C# – How to deconstruct an object

Deconstructing an object means assigning its properties to several variables with a one-liner using deconstruction assignment syntax (also referred to as destructuring or unpacking). To be able to deconstruct an object, it needs to have a Deconstruct() method. Some built-in types have this – tuples, dictionary key/value pairs, records – and you can add it to other types.

Here’s an example of deconstructing a class object:

var coder = new Coder() { Name = "Bob", Language = "C#", YearsExperience = 5 }; var (name, lang) = coder; Console.WriteLine($"{name} is a {lang} coder");
Code language: C# (cs)

This outputs:

Bob is a C# coder
Code language: plaintext (plaintext)

The Coder class has the required Deconstruct() method (void + out parameters):

public class Coder { public string Name { get; set; } public string Language { get; set; } public int YearsExperience { get; set; } public void Deconstruct(out string name, out string language) { name = Name; language = Language; } }
Code language: C# (cs)

Notice that you don’t need to output every property. Just the ones you pick.

When you use the deconstruction assignment syntax on an object, it really just calls its Deconstruct() method. This is syntax sugar and it’s purely based on convention.

In this article, I’ll show a few more deconstruction examples.

Note: A type can have multiple overloaded Deconstruct() methods. This allows you to the use the right one. If you have to use a deconstructor with unwanted properties, discard them with _.

Deconstruct a tuple

Deconstructing tuples is the most common scenario for deconstruction. Here’s one of example of using tuple deconstruction.

Splitting a string gives you an array of strings, which you can access by index. This can be error prone and it’s not very helpful to use “arr[1]” all the over the place. One idea is to put the split values into a tuple and then deconstruct the tuple into named variables. Here’s an example:

var fields = "Bob,C#,5".Split(","); var (name, lang, years) = (fields[0], fields[1], fields[2]); Console.WriteLine($"{name} has used {lang} for {years} years");
Code language: C# (cs)

This outputs the following:

Bob has used C# for 5 years
Code language: plaintext (plaintext)

You might be thinking, couldn’t you just put three lines of code to assign to these variables? Yes, you could, but remember that deconstruction is syntax sugar and it’s all about reducing this down to a single line.

Deconstruct a dictionary’s key/value pairs

The dictionary key/value pair type implements Deconstruct(), so these can be deconstructed into well-named key and value variables. Here’s an example:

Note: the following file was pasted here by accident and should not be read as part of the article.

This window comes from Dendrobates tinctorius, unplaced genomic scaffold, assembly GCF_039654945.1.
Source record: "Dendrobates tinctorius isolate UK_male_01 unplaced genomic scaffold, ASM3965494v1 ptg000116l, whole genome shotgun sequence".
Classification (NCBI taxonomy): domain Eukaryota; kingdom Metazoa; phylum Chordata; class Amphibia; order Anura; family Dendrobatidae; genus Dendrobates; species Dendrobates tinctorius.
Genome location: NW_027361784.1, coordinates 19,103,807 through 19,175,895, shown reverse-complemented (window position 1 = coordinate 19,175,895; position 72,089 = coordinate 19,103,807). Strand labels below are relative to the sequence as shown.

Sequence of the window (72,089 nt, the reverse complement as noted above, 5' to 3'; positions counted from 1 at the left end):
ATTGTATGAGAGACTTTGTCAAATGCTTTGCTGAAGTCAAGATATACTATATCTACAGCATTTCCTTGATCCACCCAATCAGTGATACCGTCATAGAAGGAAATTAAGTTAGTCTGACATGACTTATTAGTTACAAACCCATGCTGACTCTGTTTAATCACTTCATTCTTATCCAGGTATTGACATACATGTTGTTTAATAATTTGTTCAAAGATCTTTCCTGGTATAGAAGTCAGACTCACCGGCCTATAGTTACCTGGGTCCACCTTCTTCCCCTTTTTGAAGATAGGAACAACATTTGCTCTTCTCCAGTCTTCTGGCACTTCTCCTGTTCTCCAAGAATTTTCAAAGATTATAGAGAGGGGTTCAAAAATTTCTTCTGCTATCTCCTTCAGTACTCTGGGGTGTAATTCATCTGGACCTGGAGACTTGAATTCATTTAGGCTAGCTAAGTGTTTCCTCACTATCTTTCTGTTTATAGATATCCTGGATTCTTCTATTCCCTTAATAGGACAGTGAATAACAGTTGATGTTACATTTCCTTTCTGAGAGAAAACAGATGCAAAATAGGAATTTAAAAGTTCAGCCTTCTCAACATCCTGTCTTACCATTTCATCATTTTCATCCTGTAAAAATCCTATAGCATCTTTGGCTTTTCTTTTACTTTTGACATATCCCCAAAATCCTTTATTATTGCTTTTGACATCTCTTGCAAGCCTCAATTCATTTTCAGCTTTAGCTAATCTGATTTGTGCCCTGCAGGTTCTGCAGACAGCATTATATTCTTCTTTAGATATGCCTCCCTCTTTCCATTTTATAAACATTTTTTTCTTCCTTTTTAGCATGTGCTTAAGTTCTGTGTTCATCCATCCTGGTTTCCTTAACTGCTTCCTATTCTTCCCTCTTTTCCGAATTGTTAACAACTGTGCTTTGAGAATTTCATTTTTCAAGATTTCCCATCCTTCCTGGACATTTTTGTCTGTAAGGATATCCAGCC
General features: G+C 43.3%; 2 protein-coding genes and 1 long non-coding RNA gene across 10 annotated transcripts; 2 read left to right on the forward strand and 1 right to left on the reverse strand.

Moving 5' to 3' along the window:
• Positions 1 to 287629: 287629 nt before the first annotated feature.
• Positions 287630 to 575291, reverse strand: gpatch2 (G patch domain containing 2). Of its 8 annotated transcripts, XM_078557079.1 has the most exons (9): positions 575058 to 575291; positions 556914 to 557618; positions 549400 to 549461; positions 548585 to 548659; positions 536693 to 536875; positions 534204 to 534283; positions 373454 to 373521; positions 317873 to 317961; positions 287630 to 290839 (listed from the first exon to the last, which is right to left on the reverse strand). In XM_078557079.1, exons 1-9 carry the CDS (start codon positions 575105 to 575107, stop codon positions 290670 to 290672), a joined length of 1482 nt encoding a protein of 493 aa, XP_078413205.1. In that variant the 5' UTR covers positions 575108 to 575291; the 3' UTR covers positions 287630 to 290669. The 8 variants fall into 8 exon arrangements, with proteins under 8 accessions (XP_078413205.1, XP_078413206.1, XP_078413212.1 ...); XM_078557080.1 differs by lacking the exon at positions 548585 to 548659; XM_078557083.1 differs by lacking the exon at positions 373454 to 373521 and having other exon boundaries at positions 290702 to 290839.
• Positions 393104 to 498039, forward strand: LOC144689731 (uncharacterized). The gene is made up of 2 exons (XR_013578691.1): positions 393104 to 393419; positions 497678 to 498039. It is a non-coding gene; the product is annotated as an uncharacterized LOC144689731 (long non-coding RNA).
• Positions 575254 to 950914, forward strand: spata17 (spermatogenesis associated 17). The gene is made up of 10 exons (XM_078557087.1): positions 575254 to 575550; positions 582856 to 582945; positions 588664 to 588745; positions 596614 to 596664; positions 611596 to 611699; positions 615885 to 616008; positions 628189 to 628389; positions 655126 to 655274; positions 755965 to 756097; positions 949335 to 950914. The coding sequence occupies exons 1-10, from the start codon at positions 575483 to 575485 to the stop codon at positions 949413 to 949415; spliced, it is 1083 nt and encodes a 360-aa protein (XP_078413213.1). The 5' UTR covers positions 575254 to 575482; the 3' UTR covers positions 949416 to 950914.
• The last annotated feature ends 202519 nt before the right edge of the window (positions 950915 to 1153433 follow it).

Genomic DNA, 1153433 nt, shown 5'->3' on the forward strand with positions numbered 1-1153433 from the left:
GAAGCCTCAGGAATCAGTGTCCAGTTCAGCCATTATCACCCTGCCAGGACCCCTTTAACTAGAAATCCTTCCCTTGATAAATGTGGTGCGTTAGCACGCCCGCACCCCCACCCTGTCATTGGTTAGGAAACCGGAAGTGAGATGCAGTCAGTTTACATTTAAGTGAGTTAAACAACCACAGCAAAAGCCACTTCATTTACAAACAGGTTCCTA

var wordCountMap = new Dictionary<string, int>() { ["apple"] = 10, ["dog"] = 5, ["fish"] = 6 }; foreach(var (word, count) in wordCountMap) { Console.WriteLine($"{word} appeared {count} times"); }
Code language: C# (cs)

This outputs the following:

apple appeared 10 times dog appeared 5 times fish appeared 6 times
Code language: plaintext (plaintext)

This is a nicer than using a KeyValuePair loop variable (ex: kvp.Key and kvp.Value).

Add Deconstruct() as an extension method

When you want to be able to use deconstruction on a type that doesn’t have Deconstruct() implemented, and you can’t directly change the type (third-party or built-in), you can add Deconstruct() as an extension method for the type.

For example, let’s say you’re using the following Coder class from a third-party library:

public class Coder { public string Name { get; set; } public string Language { get; set; } public int YearsExperience { get; set; } }
Code language: C# (cs)

You attempt to deconstruct a Coder object, but you get hit with a bunch of compiler errors because it doesn’t have a Deconstruct() method:

//CS1061 - 'Coder' does not contain a definition for 'Deconstruct'... (and 3 other errors) var (name, lang) = coder;
Code language: C# (cs)

You can’t directly modify the Coder class (third-party), but you can implement Deconstruct() as an extension method:

public static class CoderExtensions { public static void Deconstruct(this Coder coder, out string name, out string language) { name = coder.Name; language = coder.Language; } }
Code language: C# (cs)

Now you can deconstruct the Coder object.

A type can have multiple Deconstruct() implementations. So even if a class has a Deconstruct() method already, you can add your own extension method to get exactly the properties you want.

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